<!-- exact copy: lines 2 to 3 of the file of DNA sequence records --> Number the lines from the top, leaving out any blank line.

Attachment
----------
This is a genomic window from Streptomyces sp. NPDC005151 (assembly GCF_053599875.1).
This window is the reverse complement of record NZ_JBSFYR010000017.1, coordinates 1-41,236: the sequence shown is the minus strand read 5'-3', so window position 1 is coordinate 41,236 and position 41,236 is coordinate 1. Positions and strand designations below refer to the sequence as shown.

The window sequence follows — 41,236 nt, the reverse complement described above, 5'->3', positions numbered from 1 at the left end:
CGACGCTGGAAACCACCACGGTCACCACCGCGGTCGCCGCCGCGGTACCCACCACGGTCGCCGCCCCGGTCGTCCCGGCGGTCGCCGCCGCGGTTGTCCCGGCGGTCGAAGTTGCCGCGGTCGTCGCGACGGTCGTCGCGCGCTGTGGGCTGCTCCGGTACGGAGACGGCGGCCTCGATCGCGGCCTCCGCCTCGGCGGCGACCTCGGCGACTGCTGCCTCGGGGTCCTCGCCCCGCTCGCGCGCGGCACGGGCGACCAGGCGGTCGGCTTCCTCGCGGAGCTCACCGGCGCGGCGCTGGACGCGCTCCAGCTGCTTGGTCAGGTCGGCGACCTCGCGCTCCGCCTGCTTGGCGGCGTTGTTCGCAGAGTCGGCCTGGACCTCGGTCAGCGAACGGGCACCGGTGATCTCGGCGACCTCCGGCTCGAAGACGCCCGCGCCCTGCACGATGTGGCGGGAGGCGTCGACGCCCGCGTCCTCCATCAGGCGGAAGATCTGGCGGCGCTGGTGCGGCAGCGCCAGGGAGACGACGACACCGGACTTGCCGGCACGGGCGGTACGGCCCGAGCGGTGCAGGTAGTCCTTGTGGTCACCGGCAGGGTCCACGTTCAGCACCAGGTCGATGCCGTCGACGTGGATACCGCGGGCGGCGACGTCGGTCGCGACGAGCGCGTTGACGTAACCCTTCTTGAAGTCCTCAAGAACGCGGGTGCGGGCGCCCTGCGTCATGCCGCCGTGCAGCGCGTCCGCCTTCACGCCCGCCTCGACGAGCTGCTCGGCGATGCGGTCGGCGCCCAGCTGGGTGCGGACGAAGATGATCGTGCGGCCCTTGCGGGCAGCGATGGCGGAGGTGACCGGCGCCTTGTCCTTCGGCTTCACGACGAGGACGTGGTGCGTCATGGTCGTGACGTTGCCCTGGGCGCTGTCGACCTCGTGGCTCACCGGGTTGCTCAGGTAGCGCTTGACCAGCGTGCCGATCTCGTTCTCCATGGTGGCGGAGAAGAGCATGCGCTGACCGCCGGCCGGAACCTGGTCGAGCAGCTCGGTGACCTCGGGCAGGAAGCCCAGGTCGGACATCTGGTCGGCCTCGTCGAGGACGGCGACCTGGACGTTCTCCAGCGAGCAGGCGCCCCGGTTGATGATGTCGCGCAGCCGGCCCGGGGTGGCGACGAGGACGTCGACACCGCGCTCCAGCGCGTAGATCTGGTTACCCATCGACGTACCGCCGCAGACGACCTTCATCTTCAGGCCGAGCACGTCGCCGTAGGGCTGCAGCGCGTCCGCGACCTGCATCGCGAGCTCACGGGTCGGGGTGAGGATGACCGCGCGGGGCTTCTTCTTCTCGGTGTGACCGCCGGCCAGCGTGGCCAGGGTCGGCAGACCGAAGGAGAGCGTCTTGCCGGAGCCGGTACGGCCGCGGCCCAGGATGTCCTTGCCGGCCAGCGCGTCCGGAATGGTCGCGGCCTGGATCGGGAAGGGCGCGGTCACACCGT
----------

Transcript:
This window is the reverse complement of record NZ_JBSFYR010000017.1, coordinates 1-41,236: the sequence shown is the minus strand read 5'-3', so window position 1 is coordinate 41,236 and position 41,236 is coordinate 1. Positions and strand designations below refer to the sequence as shown.

The window sequence follows — 41,236 nt, the reverse complement described above, 5'->3', positions numbered from 1 at the left end: